Amazon.com

 

 

 

* WARNING: If you haven't read the first book in this duology, INTO THE FREE, there are spoilers below. 

 

 

So here we are in the second book and Millie has made a choice regarding a direction for her life. She remains unsure if it's the right choice, but it is a choice nonetheless. She knows she loves Bump, but does she love him enough to make it last forever? She's at least willing to give things a try. 

 

Moving forward as newlyweds, they relocate from Mississippi to Colorado, where Bump's Mississippi boss owns a ranch. Bump is hired as the ranch manager, his boss hoping that Bump's skills with  horses will turn the property into a thriving livestock business. In return, Bump hopes to set aside start up money for his own veterinary practice. The Andersons are getting the property to live on rent free, but the house on site is, to put it mildly, ROUGH.

 

While Millie is elbows deep in Suzy Homemaker mode, she struggles with a secret from her old life in Mississippi that she hesitates to reveal to Bump. Almost as if on cue, who makes a surprise arrival at the new homestead by Millie's Choctaw grandmother, Oka. Oka knows a thing or two about secrets and facing hardships head-on. Her presence becomes a much needed ballast for Millie while she gathers strength to face her fears and have that all-important but tough conversation with her husband.

 

To complicate things though, Bump seems to be a little too friendly (in Millie's opinion) with their new redheaded neighbor, Kat. Millie begins to wonder if Bump regrets his decision to start this new life with Millie, which once again leads her down the path of thoughts of whether she herself was too hasty in her own choices. 

 

Though this story is supposed to take place during the years of World War 2, it didn't have much of that feel for me. Minus the occasional mention of food rations, dreaded telegrams from the War Dept. or use of pickup trucks, this could easily be set a hundred years earlier. I was a little disappointed by this, as I'm a huge historical fiction junkie who looks forward to being immersed in the time period I'm promised as the reader, but in this case I could overlook it because of the good story and the important themes behind it.

 

Once again (as she did with Into The Free), Cantrell illustrates the power of having a good support system around you as you move through life, people who honestly believe in you and truly want to encourage you to pursue your dreams. With Bump and Millie, it's also a pretty honest look at the rougher edges of marriage. How do you hang in there when the rosy glow fades a bit and real life sets in? It's tough because Bump was pretty likeable in the first book, but here he gets progressively less so. When Kat comes on scene, Bump's actions get slyly more and more disrespectful toward Millie, the way he dismisses her hard work or knocks her cooking in front of others, just as an example. Meanwhile, Millie is silently showing / battling symptoms of PTSD... but when your husband gets to where he seems annoyed by your very presence, how do you talk about such things?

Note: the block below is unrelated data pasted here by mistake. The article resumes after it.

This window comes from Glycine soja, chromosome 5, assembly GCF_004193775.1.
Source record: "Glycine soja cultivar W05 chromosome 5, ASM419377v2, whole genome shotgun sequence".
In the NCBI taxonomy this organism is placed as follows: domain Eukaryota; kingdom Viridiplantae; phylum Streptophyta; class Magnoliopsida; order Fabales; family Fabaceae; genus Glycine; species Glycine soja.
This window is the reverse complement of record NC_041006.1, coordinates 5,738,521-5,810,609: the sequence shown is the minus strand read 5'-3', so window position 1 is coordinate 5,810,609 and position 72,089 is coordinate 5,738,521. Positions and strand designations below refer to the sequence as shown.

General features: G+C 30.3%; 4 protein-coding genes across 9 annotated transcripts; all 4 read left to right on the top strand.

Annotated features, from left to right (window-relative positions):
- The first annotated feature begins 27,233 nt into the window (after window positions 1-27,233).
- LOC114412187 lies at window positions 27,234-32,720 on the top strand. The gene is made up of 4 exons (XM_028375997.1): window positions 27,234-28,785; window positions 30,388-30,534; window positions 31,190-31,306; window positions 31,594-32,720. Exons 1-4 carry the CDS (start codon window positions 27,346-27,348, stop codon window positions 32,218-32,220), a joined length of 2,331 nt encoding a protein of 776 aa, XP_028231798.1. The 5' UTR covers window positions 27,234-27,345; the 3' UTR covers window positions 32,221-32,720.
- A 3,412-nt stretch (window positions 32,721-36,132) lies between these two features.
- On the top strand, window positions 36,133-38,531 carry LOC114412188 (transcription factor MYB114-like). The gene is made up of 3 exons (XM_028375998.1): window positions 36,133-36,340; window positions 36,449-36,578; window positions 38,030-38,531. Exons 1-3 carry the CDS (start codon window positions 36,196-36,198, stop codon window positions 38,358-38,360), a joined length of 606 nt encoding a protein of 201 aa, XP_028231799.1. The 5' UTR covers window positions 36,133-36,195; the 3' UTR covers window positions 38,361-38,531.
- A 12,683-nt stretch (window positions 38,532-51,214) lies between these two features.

Millie hangs in there though and eventually finds the means to craft a moderately happy life for herself. Personally, I don't really buy what Bump has to say near the end of the book. I'd even go so far as to say she settled. And it irked me that Bump makes himself out to be so innocent and Millie ends up being the apologetic one... Sure, Millie has moments where she catches herself wondering about River, but looking at Bump... there are some scenes in this story that looked seriously shady from a wife's perspective. I do kind of get Millie's line of thought when she explains why she's made these choices, but I couldn't help but close the book feeling that there had to be something so much more fulfilling out there for her than what she ended up with.

 

* For book groups: the most recent edition of the paperback includes discussion guide and writing prompts. 

 

Something else to note -- while another of Cantrell's books, The Feathered Bone, has been packaged to match the new covers of Into The Free and its sequel When Mountains Move, I believe The Feathered Bone is actually not tied to Millie's story, but in fact its own separate story. 

 

 

 

FTC DisclaimerTNZ Fiction Guild kindly provided me with a complimentary copy of this book in exchange for an honest review. The opinions above are entirely my own. 

 

----------------

 

My reviews for Julie Cantrell's other books:

 

Into the Free (Free #1)

The Feathered Bone 

Perennials

 

 

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review 2018-07-27 08:05
Gathering Courage (memoir) by T.A. McMullin
Gathering Courage: A Life Changing Journey Through Adoption, Adversity, and a Reading Disability - Ross McMullin